Public Supports BART On Cellphone Shutdown Decision [CBS5]
“The poll of Bay Area residents found 58 percent thought BART did the right thing, 62 percent did not believe anyone’s rights were violated and 52 percent said no one was put in danger by the decision to briefly shut off access to cellphone signals and WiFi service in several underground San Francisco train stations.”

ACLU will not sue BART over cellphone blocking [AP via Ex]
“The Electronic Frontier Foundation, too, said it was unlikely to file a lawsuit over the disabling of wireless reception for three hours.”

Protest Monday Night Closes Four Stations, But Cell Service Stays On

#MuBARTek #OPBart Protest Briefly Disrupts BART, Muni Service (Slideshow, Video) [Appeal]

BART Protest Peaceful, Temporarily Disrupts Service [Appeal]

“Live” coverage of the protest: [ML@L] [Ex] [Weekly]

Operation BART protest [bluoz]

SF subway closes stations during peaceful protest [CNET]
“‘I’m not part of any group,’ said a college student who wanted to be identified only by last name of ‘Capurro.’ ‘I’m just disgusted by the violence we’ve seen from the BART police.'”

Waves of protest pound at BART, shutting down stations [SFBG]
“One protestor stood silently with a shirt that read, ‘Dear BART, you can’t take away our ability to call 911 while also making it a habit to shoot your riders.'”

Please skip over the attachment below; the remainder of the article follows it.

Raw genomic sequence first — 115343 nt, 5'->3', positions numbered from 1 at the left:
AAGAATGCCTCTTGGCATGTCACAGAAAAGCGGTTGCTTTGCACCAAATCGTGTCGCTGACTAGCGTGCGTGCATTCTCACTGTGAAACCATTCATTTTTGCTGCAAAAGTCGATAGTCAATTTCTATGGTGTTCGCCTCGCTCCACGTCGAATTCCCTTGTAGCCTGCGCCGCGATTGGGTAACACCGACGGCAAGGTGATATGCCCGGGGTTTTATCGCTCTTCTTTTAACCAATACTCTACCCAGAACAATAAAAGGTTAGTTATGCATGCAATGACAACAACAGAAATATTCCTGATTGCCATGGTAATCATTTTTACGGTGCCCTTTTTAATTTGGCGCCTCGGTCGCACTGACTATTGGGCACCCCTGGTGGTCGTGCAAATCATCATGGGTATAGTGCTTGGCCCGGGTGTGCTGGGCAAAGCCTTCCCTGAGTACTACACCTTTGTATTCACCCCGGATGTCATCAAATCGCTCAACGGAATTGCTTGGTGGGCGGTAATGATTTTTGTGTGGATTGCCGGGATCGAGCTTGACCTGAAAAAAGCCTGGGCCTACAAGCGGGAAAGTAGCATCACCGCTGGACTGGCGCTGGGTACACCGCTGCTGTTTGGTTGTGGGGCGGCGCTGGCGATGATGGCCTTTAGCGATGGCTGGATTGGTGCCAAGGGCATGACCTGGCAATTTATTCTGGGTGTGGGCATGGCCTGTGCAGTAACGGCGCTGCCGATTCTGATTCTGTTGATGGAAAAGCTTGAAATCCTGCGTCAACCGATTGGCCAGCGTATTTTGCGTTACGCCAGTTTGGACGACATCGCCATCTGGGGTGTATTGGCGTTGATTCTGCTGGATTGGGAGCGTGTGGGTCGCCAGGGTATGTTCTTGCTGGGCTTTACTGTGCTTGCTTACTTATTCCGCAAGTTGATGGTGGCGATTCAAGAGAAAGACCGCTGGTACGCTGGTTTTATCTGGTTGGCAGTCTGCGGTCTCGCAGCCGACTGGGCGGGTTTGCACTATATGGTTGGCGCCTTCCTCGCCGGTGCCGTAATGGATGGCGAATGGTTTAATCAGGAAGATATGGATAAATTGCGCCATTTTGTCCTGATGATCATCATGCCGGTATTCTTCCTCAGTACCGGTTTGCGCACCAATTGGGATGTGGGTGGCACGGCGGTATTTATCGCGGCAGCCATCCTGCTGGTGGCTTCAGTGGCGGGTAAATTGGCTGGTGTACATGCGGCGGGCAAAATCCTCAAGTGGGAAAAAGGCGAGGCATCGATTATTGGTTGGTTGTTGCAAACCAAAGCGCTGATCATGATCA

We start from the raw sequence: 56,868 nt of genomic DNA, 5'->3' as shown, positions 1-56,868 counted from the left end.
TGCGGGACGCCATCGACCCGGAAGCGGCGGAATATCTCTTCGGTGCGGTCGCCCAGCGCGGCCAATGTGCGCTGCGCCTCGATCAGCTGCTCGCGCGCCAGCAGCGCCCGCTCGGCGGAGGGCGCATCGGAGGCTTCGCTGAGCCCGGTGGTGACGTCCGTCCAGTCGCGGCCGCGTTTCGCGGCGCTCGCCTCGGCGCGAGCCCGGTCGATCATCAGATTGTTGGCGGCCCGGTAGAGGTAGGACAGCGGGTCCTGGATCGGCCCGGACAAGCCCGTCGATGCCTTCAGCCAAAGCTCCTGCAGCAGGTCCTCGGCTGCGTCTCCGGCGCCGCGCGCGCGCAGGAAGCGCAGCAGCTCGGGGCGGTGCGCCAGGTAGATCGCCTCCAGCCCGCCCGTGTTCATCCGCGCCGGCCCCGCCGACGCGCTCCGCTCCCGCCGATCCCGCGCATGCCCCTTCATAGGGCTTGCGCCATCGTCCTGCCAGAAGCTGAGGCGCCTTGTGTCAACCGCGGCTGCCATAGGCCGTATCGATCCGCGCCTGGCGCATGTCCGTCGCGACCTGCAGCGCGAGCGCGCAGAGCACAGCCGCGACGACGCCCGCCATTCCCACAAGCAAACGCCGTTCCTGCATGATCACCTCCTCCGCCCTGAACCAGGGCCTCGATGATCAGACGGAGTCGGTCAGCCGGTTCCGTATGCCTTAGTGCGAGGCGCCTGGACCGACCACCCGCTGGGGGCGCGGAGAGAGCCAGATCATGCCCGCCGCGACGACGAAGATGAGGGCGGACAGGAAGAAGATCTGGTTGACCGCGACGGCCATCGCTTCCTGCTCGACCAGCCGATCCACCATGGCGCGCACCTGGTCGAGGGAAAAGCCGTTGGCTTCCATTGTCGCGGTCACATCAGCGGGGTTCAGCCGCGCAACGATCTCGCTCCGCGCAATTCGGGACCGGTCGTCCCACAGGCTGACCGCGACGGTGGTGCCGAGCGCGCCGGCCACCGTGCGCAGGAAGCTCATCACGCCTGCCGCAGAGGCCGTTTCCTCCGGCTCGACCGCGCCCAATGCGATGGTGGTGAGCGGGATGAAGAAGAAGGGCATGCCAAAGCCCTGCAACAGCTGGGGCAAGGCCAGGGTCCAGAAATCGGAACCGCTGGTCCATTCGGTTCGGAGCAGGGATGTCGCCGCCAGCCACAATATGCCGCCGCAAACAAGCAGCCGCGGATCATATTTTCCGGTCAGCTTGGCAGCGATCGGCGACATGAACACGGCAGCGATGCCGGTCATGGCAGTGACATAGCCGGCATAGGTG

Photos from OpBART protests, August 16 [IndyBay] [IndyBay] [IndyBay]

Photos from Monday’s Anonymous BART Protest [SFist]

BART Protest Shuts Down 4 Stations During Rush Hour [BC]
“Below the street, a well-organized group of as many as 200 protestors evaded police, forcing BART to close down four stations in downtown San Francisco in the midst of rush hour for about two hours.”

150 Protesters Create Havoc for BART Commuters [ML@L]
“At the end of the day, the main lesson from the protest seemed to be that it takes relatively few protesters to undo BART.”

Closures of San Francisco BART stations stymie protest [Ex]
“Two protesters stood in the doorway of an East Bay-bound train for about a minute. As police were heading to remove them, a BART rider shoved the two people out of the doorway and the train shut its doors and departed.”

Cell service stays on during BART protest in SF [Chron]
At a brief news conference after service was fully restored, BART spokesman Linton Johnson said, “Tonight our customers are angry and frustrated.”

Cellphone Service Stays On During San Francisco Subway Protest [Wired]
“a demonstration at a San Francisco subway station drew what appeared to be less than a few dozen protesters Monday.”

Scenes from #opBART [SFBG]

BART Protest Snarls Evening Commute (Slideshow) [Weekly]
If you have the patience to file through this one-per-page slideshow, you are a better person than me. That’s not a quote from the coverage

The Best of BART Rally Fashion [Weekly]
Way better!

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the author

Eve Batey is the editor and publisher of the San Francisco Appeal. She used to be the San Francisco Chronicle's Deputy Managing Editor for Online, and started at the Chronicle as their blogging and interactive editor. Before that, she was a co-founding writer and the lead editor of SFist. She's been in the city since 1997, presently living in the Outer Sunset with her husband, cat, and dog. You can reach Eve at